Hello from new Forumer....

Discussion in 'Karate' started by iolair, Jan 9, 2003.

  1. iolair

    iolair Mostly Harmless

    Well, I've just put a few posts in, but I thought I'd stop and say "Hello" anyway as I'm new here!!!

    I've 16 years experience with Combat Sports, including...
    - Seido Karate under Sensei Roger Thyer-Jones
    - Seidokan Karate under Sensei Professor Stephen Chan
    - Shotokan (though only for a year)
    - Judo
    - Fencing (mainly epée)

    I've also studied (practically and academically) elements of Western Boxing, Kung Fu, JKD, Ju Jitsu, Tae Kwon Do, Kendo and Escrima. Beyond that, I have a strong knowledge of fitness and strength training and sports diets. Which may sound like a lot, but the more you get into martial arts, the more you realise quite how much a beginner you are!

    My philosophy regarding technique and training is a pragmatic one: "Retain what is useful, discard what is not" - a la Bruce Lee. I currently train solo about 6 hours a week: due to personal issues I'm not able to find a suitable club locally.
  2. TkdWarrior

    TkdWarrior Valued Member

    welcome to forums...
  3. paul paterson

    paul paterson Valued Member


    Welcome to the site and we hope you are enjoying it.

    I see that you have been about and I would like to ask a few questions if I may.

    Firstly, in the 16 or so years that you have been studying the combat arts. What is your opinion on the martial/combat arts today compaired to when you fisrt started out?

    Secondly, you have said that you train solo at present. To most people that is a hard thing to do as the motivation must be maintained all the time. How do you deal with the motivation and can you give any of our readers some clues as to keep the spirit strong?

    Lastly, I see that you have trained in Seido Karate under Sensei Roger Thyer-Jones. Having trained under Shihan Tadashi Nakamura on several ocassions, I have found his meathod and spirit of training very hard but worthy. What is your feelings towards the Seido Karate's way of training and what was your favourite kata?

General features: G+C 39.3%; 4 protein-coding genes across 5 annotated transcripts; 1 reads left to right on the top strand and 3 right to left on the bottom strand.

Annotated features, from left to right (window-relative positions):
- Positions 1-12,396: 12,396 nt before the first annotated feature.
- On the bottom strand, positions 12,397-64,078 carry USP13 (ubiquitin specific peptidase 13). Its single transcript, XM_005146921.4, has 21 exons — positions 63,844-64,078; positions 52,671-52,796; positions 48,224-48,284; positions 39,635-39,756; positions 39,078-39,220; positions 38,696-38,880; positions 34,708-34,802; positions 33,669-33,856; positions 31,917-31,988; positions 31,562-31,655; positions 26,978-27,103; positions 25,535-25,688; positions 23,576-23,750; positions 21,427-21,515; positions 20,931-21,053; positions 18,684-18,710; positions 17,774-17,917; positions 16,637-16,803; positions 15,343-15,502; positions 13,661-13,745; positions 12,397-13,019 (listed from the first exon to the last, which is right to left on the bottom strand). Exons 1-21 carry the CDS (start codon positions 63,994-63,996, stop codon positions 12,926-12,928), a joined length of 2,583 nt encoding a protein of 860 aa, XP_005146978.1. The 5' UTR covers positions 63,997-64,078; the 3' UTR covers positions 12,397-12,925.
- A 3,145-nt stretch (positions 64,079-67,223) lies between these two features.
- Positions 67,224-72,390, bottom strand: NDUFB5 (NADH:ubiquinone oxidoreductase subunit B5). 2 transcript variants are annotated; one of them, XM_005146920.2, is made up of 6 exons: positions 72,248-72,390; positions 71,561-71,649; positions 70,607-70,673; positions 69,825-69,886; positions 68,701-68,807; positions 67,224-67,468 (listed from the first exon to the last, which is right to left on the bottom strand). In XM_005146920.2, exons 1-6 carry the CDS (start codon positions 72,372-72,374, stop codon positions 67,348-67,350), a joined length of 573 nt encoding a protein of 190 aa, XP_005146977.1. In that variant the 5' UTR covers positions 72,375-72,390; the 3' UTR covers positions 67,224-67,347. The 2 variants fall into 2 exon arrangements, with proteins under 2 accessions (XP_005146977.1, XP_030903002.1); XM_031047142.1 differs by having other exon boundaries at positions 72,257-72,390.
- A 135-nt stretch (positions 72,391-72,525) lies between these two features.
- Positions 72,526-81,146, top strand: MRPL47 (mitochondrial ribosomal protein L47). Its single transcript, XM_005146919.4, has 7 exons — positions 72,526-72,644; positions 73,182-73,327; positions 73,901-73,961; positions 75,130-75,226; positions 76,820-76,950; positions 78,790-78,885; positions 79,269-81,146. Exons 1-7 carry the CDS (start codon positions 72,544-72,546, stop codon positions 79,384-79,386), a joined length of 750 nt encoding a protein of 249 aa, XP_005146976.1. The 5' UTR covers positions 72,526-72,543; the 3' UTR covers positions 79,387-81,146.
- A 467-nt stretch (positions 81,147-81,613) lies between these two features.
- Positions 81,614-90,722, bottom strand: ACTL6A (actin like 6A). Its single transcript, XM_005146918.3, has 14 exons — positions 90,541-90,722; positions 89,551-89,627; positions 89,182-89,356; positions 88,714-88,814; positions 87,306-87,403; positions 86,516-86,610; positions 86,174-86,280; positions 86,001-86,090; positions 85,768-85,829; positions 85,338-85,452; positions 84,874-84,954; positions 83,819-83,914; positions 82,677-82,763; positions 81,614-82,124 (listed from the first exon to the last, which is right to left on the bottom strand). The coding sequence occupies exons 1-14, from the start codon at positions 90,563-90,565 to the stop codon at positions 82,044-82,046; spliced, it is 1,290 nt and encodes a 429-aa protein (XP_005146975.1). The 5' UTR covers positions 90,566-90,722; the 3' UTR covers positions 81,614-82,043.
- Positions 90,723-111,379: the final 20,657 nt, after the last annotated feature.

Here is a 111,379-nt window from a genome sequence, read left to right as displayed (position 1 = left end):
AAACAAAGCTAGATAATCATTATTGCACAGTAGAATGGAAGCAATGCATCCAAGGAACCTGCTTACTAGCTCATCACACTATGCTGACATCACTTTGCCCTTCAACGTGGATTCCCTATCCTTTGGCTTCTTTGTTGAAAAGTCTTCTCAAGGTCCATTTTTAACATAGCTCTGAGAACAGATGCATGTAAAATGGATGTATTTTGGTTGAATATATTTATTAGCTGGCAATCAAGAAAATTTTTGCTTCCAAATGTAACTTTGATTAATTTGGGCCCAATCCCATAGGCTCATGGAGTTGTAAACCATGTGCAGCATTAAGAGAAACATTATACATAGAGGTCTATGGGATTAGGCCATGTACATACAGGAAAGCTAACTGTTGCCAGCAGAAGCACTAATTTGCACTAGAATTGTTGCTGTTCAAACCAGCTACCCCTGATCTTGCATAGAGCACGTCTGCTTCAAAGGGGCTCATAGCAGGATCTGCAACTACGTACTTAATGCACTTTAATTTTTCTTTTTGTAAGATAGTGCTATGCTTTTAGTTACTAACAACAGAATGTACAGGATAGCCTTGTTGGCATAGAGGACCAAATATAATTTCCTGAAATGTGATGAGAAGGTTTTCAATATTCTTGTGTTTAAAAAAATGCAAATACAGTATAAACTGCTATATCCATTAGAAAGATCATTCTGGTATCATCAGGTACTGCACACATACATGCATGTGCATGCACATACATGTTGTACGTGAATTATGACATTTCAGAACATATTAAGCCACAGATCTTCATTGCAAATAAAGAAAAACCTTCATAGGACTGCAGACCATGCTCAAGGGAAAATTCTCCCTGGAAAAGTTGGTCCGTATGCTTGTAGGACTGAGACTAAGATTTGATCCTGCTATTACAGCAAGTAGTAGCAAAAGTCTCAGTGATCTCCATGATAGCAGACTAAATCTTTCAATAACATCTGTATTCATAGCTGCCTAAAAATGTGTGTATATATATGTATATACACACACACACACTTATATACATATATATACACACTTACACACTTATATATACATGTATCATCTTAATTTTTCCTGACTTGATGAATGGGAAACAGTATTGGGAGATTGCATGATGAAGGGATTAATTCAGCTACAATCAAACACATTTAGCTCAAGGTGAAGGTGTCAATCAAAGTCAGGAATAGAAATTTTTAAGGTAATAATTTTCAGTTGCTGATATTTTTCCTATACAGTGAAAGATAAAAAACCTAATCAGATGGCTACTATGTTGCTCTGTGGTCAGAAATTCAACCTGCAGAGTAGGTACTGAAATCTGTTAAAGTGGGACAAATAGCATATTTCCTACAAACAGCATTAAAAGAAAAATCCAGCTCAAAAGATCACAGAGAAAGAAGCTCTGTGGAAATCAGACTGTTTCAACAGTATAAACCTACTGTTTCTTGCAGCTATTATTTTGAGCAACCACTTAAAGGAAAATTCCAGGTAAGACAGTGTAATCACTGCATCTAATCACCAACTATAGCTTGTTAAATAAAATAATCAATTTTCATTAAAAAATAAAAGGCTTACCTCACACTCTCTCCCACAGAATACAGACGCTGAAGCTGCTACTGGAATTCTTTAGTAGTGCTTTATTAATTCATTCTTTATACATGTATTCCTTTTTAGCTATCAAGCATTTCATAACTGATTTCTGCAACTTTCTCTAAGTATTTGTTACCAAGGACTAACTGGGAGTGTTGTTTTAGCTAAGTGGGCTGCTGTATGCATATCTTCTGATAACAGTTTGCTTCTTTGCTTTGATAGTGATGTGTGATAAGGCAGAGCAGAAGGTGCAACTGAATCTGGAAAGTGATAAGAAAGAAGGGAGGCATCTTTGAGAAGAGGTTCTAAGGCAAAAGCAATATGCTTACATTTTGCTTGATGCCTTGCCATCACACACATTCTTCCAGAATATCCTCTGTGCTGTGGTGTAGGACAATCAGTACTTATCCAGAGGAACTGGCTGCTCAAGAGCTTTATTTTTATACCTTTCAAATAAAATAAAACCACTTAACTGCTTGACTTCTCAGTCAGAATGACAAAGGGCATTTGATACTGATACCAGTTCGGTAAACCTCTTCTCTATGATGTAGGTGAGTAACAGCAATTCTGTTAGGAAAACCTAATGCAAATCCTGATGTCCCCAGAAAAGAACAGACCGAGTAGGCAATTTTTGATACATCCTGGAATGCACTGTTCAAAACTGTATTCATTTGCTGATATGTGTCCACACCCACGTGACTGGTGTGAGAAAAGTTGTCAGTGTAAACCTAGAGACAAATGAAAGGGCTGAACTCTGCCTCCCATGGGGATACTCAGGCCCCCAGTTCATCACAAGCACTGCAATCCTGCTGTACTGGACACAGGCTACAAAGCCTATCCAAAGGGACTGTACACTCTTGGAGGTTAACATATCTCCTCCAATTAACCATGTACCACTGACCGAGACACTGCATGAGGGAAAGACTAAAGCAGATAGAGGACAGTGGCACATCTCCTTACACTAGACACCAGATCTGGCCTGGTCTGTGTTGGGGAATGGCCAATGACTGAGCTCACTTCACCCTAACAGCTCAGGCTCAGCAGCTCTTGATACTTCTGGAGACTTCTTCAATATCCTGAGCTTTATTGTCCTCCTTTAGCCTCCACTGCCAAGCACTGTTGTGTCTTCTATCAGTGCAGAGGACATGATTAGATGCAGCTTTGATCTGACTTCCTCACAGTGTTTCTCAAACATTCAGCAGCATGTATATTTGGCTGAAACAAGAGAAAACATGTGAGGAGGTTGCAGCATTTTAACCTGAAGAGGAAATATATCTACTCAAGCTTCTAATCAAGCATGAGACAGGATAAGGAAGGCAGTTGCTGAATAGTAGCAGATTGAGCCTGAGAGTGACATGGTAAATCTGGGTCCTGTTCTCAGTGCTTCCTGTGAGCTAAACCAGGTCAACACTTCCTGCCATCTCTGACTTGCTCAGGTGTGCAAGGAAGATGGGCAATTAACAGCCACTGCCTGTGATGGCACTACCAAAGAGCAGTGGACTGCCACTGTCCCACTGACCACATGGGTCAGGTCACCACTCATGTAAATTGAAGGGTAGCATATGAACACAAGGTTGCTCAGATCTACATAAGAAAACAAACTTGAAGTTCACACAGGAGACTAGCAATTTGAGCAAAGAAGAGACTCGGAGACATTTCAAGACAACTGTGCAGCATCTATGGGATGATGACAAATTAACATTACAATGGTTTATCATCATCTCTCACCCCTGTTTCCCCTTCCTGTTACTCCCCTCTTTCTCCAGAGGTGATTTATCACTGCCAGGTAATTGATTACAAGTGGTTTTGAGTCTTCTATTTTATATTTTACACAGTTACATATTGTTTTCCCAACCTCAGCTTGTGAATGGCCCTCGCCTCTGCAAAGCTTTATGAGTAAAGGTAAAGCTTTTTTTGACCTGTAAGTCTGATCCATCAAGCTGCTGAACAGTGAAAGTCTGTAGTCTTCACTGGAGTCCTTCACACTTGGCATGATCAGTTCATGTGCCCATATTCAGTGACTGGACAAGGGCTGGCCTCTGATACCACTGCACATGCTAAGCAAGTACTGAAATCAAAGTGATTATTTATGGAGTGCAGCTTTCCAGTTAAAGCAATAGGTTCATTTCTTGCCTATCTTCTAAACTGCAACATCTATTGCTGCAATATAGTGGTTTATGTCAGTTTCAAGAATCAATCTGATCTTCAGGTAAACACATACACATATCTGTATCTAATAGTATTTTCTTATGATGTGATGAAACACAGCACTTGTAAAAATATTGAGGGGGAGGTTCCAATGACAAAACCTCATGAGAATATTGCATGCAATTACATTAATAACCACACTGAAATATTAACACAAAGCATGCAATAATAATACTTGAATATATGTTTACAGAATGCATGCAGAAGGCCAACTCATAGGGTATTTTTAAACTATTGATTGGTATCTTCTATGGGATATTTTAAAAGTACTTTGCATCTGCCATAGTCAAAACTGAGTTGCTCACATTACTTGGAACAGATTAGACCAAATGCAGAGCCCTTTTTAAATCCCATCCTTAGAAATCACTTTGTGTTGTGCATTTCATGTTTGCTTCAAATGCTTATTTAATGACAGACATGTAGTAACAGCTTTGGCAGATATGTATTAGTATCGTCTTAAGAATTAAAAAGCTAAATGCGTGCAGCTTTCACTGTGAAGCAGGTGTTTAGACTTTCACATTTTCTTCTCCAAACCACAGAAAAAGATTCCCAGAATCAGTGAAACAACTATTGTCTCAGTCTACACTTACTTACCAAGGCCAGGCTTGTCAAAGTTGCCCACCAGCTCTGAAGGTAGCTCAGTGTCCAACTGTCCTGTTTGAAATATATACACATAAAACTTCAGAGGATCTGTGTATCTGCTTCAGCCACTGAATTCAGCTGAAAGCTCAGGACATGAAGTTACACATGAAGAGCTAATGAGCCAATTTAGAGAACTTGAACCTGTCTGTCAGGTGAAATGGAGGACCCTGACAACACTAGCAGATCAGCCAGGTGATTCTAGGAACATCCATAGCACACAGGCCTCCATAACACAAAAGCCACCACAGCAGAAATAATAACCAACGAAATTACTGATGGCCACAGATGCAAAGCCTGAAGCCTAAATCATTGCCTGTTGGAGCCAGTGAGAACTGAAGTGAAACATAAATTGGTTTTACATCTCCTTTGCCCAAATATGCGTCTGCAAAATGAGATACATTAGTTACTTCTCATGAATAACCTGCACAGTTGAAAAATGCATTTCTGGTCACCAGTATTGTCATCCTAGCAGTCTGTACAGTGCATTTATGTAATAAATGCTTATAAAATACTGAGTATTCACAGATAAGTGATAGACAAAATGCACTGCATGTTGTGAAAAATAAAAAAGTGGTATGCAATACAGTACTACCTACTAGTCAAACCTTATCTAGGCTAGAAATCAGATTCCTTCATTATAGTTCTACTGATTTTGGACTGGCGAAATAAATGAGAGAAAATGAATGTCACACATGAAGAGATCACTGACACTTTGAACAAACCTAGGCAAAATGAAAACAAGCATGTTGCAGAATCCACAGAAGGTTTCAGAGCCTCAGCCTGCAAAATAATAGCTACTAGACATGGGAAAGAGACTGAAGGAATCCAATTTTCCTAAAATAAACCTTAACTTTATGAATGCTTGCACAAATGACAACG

Paul Paterson
    1st Dan Jiyuseishinkai
    Section Keeper
    Glasgow Zoo.
  4. iolair

    iolair Mostly Harmless


    The state of martial arts has changed somewhat since I first got into them, at least in people's perceptions. When I started it was the era of "The Karate Kid" and other similar films, and martial arts were seen as something of a novelty, and most people still considered them as obviously better than western fighting styles. Now, of course, they're seen as much more common place and have become just another part of the set of sports, fitness regimes and combat systems that we accept as part of life today. I don't think the arts themselves have changed much ... though there seem to be more sports-oriented Karate clubs around today than there were.

    I am an above-averagely motivated person, but the "trick" to frequent solo practice is just to make it part of my weekly routine. I'm fortunate enough to have an area at home with gym equipment, punch bag and floor space.... This means I don't have to go far out of my way to practice (though in the summer, I also like to practice outdoors). I tend to train late at night (10 - 11pm) which I guess means it doesn't tend to clash with any other demands on my time! I vary each session a lot, between foot work, bag work, distance work, Kata/combinations, conditioning, stretching, weights. The main problem with lack of training partner is practising grappling techniques. With a belt tied around the punch bag I can practice turn-ins for throws (Judo), but there's no real way to practice hold-downs, joint locks or chokes.

    I still fence in a local club, and find this allows me to keep my timing and distance good for when I do practice Kumite. Although not part of a club, I have friends who I can occasionally practice sparring with.

    Yes, Seido was very traditional and also very hard work. It gave away belts quite reluctantly compared to other styles - I believe the green belts were similar in standard to black belts in some other styles (I believe this is a good thing). There was a very good atmosphere in the dojo - very friendly and supportive.

    Favourite Kata: Gekisai Dai
    Last edited: Jan 9, 2003

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